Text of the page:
This next scenario is one I experienced myself, it involves communication and it is an important lesson for both patient and healthcare provider alike.
In an appointment with a new GP I was asking to reduce one of my pain medications with the intention of coming off it all together. The new GP listened to my reasons then pulled up my records and said “Well! you are on a lot of medications aren’t you”. I sort of froze on the spot here and instantly felt pretty defensive, one of the most common fears of chronic pain patients is being labelled a drug seeker. I know there are legitimate drug seekers out there but the vast majority of us don’t want to take any more pills than we absolutely have to!
My GP could have meant absolutely nothing by that comment but for the rest of the appointment I felt like I needed to justify the meds I was taking. I was defensive and so he became defensive too. It was a pretty rubbish appointment. I left in tears feeling totally useless. I know I might have over-reacted but I’m the patient, I’m scared and in pain so I’m allowed to over-react! It’s the professionals job to be calm and level-headed.
Healthcare professionals, it is important to think about how your comments sound from the other side of the table. There are lots of issues with communication including medical words like ‘benign’.
To you (the healthcare professional) ‘benign’ means that my condition is not going to change my life expectancy. It won’t kill me. Patients often don’t see it the same way, I’ve spoken to sobbing patients who feel like by labelling their condition ‘benign’ you’ve minimised the impact on their lives, it sounds like you’re not all that worried about it. Think about ‘benign’ joint hypermobility, the condition doesn’t affect life expectancy but it can be severely disabling and living in pain has a massive negative impact on quality of life, not all that ‘benign’ is it really?
Healthcare providers, if your patient arrives with notes on paper looking a little flustered and struggles their way through an explanation, please be patient. You might have seen 20 patients today with the same thing or even something worse but for that patient, right then, they should be the most important person in the room. We (the patients) know you work hard but it doesn’t make our illness any less scary or painful or anything else.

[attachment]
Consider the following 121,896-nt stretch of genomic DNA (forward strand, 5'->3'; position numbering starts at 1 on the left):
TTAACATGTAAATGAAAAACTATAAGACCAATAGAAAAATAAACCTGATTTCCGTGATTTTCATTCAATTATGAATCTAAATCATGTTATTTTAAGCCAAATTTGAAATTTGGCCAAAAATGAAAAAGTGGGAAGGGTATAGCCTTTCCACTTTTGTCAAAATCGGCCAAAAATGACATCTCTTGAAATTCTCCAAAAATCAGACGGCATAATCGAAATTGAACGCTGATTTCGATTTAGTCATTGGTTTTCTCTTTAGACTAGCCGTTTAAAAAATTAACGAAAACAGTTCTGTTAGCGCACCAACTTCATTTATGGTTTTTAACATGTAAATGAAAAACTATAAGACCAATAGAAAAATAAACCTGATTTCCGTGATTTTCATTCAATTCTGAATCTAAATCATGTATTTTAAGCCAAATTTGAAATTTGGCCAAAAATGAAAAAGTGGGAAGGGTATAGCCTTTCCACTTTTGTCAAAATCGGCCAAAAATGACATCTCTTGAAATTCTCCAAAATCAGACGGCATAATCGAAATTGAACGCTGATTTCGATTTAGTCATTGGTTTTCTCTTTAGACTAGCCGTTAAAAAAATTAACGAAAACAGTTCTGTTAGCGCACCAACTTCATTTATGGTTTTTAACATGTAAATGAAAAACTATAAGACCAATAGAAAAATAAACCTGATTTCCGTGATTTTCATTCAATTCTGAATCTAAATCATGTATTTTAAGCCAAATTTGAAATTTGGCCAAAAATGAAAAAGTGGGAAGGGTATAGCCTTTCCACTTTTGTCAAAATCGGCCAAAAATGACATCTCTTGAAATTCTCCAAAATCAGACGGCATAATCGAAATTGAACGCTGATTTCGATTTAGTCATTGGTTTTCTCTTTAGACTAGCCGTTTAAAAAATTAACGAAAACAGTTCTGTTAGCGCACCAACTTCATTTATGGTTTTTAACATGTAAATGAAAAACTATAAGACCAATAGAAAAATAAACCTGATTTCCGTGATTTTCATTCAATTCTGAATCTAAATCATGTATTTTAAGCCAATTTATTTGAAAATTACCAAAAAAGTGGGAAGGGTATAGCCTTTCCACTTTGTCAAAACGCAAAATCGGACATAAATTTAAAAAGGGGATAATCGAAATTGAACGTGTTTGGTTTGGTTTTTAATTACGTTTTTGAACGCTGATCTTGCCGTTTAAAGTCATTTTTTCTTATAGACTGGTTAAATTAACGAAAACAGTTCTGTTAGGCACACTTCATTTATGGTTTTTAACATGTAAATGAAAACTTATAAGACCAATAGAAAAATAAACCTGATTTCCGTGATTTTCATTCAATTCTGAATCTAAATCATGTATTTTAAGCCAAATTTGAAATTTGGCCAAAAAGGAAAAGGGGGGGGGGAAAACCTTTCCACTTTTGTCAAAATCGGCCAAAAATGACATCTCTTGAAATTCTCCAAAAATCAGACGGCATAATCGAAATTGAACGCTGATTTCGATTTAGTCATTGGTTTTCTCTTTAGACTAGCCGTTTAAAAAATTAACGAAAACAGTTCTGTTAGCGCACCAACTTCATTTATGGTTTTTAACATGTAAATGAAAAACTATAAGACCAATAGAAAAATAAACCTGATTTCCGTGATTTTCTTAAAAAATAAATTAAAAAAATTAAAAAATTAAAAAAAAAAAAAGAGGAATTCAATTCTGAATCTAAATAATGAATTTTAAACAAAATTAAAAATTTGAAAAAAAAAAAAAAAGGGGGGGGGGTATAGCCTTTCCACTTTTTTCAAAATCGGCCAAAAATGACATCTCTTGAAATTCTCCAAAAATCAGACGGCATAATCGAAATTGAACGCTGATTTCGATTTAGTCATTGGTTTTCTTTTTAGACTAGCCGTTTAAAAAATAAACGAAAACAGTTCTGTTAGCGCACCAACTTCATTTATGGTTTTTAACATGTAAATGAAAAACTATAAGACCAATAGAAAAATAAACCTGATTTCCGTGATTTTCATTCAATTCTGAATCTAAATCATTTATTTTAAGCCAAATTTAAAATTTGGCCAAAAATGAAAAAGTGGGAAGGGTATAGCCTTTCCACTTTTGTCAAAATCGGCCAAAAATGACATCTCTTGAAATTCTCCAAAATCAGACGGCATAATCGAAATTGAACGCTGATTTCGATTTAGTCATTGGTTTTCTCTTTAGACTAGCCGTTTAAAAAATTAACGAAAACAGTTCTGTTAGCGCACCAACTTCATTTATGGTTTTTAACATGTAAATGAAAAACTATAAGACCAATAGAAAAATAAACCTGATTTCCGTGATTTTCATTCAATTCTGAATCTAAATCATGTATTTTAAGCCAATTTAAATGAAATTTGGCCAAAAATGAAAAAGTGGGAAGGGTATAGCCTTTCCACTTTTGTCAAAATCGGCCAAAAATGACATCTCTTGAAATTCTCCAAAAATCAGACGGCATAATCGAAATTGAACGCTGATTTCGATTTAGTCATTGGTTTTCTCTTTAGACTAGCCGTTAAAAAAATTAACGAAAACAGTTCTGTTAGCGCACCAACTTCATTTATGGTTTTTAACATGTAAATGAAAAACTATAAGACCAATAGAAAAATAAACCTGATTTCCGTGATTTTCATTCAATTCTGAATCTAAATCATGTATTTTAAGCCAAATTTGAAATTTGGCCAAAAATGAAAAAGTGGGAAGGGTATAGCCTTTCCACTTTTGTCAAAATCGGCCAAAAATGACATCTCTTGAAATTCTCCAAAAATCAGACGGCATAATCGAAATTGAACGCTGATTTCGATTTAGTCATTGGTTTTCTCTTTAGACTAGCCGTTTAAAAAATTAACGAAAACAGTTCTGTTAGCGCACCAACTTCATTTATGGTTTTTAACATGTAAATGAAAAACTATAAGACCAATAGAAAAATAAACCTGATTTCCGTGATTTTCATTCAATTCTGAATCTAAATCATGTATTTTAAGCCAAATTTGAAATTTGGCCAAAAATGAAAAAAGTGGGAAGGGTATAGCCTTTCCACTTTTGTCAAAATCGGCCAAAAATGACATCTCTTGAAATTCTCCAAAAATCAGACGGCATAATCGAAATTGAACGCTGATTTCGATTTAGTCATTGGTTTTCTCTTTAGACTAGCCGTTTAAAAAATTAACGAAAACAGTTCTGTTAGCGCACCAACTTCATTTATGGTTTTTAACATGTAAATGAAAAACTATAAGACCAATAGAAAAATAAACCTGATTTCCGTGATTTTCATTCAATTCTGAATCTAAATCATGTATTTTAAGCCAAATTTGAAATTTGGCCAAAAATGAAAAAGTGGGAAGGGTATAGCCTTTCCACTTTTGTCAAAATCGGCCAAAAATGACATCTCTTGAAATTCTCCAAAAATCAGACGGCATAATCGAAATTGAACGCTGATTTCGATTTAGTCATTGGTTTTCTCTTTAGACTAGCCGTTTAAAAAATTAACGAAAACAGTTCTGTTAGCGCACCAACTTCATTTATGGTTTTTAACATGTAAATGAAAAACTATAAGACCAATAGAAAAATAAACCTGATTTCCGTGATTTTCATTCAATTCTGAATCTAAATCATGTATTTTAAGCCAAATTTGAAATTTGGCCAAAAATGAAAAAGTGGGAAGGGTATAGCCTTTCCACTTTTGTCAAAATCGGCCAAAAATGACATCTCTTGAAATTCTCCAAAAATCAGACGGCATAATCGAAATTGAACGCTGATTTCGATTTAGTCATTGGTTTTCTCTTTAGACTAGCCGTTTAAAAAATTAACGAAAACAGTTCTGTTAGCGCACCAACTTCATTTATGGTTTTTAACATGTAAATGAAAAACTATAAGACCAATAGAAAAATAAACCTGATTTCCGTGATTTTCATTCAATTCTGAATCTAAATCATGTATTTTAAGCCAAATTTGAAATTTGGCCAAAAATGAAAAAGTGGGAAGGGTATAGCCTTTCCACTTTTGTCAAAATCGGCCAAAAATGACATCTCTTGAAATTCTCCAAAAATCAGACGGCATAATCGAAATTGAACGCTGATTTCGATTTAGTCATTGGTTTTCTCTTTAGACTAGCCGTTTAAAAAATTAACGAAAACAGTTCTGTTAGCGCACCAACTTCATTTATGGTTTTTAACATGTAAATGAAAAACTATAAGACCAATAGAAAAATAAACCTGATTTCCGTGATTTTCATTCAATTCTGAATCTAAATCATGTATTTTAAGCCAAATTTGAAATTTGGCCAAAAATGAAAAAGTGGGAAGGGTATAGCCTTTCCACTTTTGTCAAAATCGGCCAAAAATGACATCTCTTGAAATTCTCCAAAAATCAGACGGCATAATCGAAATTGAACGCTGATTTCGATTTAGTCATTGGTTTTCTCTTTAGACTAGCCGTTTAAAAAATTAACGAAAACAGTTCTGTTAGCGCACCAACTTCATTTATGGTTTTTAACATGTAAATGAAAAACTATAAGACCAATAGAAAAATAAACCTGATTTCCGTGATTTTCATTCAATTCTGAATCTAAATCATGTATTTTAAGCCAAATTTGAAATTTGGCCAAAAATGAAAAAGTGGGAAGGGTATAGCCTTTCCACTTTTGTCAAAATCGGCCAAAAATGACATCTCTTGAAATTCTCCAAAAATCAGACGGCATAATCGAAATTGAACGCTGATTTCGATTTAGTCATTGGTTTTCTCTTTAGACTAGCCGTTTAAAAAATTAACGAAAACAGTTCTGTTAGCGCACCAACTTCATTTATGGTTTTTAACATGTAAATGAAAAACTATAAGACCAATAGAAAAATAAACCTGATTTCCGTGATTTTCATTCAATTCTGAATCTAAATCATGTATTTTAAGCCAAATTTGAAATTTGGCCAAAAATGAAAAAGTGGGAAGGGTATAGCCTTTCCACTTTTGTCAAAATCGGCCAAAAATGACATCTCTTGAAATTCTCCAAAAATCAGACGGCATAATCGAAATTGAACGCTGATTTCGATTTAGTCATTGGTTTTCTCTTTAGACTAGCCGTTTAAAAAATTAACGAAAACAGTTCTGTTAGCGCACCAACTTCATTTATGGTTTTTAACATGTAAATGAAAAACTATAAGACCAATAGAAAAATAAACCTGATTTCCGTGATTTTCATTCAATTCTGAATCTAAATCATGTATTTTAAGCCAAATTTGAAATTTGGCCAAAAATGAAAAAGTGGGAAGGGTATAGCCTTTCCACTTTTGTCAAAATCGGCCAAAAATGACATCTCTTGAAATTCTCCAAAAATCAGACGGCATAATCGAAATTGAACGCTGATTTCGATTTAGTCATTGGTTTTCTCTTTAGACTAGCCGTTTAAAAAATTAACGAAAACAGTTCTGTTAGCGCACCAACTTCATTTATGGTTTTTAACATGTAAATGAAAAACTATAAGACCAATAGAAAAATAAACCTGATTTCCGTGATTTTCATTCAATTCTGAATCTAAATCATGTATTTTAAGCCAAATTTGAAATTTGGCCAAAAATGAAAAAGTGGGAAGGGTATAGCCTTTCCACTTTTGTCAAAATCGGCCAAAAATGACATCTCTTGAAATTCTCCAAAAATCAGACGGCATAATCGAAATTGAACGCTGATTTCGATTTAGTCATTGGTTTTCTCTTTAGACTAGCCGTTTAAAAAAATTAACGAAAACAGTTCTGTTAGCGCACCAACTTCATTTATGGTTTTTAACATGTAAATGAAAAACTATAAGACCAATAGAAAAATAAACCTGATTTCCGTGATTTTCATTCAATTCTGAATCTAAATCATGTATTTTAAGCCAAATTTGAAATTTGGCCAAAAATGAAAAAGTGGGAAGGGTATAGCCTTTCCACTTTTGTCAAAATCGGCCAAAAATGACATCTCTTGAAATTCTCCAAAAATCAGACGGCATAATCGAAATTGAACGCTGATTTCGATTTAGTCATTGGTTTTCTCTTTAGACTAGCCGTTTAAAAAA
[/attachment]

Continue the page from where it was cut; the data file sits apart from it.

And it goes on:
My final tips are for patients to make to make the most of appointments:
- Make a list – jot down anything you’d like to talk about, you can start the list weeks in advance and add to it as you think of things.
- Take someone with you – not only for support and cuddles but also because two minds are better than one and your ‘someone’ can help you remember important info.
- Get contact details – especially if this is an important, out-of-town appointment. Make sure you get an e-mail address or phone number incase you forget something.
- Allow plenty of time for travel, you don’t want to arrive flustered and unprepared.
- Be patient – let your Doctor finish typing or writing before overloading them with the next piece of info.
- Be clear and try to be calm. Explain what’s wrong in the simplest way possible and use language that’s comfortable to you. If you know your anatomy in latin then great, go for it. If you need to point at the bit that hurts then that’s just fine too!
- If you’re asked to do something that could hurt or upset you then don’t be afraid to say NO but do explain why or your poor medical professional will be baffled.
- Ask questions, there are no stupid questions only stupid answers. You’re not expected to know anything about medicine but if you don’t ask then medical professionals might assume you know more than you actually do!
- You are entitled to a second opinion. If you’re not sure about what you’ve heard then feel free to ask for someone elses opinion.
For both patients and professionals my final piece of advice is to remember you are dealing with a human being. Even Rheumatology Professors and neurosurgeons have bad days.
I do hope you’ve found this helpful and I’d love to hear your thoughts, questions or comments!